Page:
1. Inventory check-in

The condition which a property is left in at the end of the tenancy can be one of the main areas of contention between landlords and tenants. Compile a detailed inventory list and report on the state of the property before the tenancy starts, which is agreed and signed by both landlord and tenant. This can save some of the headache further down the line. Also take photographs showing the condition of the property before your tenant moves in. Most letting agents offer an inventory check-in service.

  1. Gas Safety/Other regulations

Remember that you are responsible for ensuring a gas safety check is carried out on all appliances and installations in the property, by a Corgi-registered gas engineer, once a year. A copy of the gas safety certificate needs to be given to the tenant. Your property will also need to comply with all other relevant standards, for example for furniture and fittings, and regulations/licensing if it is let as a house in multiple-occupation (HMO).

  1. Repairs Obligations

Also remember that you will be responsible for keeping the property in a good state of repair. There will be obligations about this contained in your tenancy agreement and also implied by law. If you fail to keep the property in a good state, your tenant can take you to court and the court can order you to carry out these repairs and also pay your tenant compensation.

  1. Rent issues

Most rent is paid monthly in advance by standing order on a specific date and many landlords will in addition ask for a couple of months rent to be paid before the tenancy starts. You may also want to consider having a guarantor for the tenant, especially if they are a student or cannot provide good financial references. This is a person (often a parent if the tenant is young) who will agree to pay the rent in the event that the tenant defaults.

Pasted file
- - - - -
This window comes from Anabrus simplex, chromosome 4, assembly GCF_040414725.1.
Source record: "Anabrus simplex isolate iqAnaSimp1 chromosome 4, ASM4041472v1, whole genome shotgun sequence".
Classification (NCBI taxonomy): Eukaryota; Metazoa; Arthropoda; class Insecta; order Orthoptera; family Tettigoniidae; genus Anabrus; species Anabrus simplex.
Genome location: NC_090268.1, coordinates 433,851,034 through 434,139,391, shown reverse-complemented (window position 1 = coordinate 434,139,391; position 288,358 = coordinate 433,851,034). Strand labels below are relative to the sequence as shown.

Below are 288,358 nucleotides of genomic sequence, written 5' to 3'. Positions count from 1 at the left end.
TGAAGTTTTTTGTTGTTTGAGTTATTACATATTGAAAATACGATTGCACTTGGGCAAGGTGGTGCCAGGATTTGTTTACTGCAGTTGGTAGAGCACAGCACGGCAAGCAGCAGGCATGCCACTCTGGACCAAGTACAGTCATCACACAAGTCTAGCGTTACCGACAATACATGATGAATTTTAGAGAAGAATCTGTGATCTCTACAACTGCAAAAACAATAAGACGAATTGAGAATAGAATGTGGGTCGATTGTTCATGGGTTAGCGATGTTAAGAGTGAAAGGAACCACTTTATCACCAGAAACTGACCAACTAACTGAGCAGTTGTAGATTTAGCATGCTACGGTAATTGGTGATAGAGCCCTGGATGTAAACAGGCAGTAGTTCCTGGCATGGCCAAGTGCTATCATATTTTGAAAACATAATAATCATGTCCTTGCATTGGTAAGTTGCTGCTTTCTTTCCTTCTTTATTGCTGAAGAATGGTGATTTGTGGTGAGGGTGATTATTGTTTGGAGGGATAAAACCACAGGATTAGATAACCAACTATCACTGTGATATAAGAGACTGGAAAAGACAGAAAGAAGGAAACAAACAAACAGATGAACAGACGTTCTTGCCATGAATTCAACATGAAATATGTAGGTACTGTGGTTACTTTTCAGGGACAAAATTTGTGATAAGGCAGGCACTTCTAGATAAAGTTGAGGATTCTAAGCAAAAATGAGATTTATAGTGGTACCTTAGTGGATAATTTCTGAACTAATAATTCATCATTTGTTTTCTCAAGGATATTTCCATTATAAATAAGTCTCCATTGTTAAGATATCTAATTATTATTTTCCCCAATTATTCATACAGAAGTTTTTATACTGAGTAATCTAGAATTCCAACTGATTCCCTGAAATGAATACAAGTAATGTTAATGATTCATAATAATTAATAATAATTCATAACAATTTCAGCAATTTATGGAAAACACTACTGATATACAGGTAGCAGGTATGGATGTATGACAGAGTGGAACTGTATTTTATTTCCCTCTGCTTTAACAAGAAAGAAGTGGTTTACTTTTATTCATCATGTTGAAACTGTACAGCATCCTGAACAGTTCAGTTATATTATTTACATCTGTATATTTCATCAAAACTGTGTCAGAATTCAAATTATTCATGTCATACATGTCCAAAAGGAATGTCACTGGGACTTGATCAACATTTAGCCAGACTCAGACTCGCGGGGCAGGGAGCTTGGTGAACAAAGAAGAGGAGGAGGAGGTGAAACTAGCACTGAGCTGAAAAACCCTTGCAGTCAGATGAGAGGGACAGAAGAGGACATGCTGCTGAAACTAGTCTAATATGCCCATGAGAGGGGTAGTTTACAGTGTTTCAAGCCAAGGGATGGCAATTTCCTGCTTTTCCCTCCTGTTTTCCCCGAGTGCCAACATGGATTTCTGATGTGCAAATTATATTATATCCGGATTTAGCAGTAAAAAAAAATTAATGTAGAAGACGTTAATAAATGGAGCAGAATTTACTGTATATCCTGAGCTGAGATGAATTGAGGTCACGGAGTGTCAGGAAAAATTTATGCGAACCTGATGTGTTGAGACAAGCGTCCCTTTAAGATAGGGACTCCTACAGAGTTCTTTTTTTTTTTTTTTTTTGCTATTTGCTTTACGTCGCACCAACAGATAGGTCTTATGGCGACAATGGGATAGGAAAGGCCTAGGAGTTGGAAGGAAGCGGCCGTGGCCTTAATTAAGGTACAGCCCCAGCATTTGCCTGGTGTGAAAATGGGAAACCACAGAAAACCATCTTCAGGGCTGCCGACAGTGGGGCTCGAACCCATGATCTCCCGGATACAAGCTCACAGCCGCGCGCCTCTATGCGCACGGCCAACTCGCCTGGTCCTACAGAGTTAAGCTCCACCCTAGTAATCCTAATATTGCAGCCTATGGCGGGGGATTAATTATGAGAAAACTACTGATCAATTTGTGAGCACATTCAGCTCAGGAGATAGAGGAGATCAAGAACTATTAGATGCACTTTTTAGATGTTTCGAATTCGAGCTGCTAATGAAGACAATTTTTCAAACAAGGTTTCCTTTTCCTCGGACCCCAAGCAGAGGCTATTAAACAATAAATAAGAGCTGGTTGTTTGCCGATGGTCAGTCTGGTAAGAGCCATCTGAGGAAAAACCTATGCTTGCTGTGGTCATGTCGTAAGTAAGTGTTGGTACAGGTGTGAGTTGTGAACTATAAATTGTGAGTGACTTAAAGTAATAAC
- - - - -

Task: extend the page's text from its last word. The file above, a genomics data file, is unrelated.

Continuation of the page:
1. Check -out

The check-out procedure at the end of the tenancy is a very important part of the process. Make sure you have clearly agreed a time and date for your tenant to move out. You will then need to carry out a comprehensive inventory check-out report. If you intend to make deductions from the tenant’s deposit, you must follow the procedure as set down in your particular tenancy deposit scheme and the relevant legislation.

  1. What happens if things go wrong?

Unfortunately, even with the best planning in the world, things still go wrong. Your tenant may stop paying the rent or a neighbour may complain they are holding noisy parties. Make sure all communications between you and your tenant are in writing, be it by email or letter, and keep copies. You may be able to ask your tenant to leave the property in certain circumstances, e.g. if he has broken the terms of the agreement or you have given him the correct notice. You will only be entitled to bring court proceedings to evict your tenant if you have served the proper possession notice first.

Do remember that landlord and tenant law can be complicated and each case is different. If you have specific queries about a landlord and tenant matter you may need to consult a specialist solicitor.

For more tips on managing your property, you can check out our guides here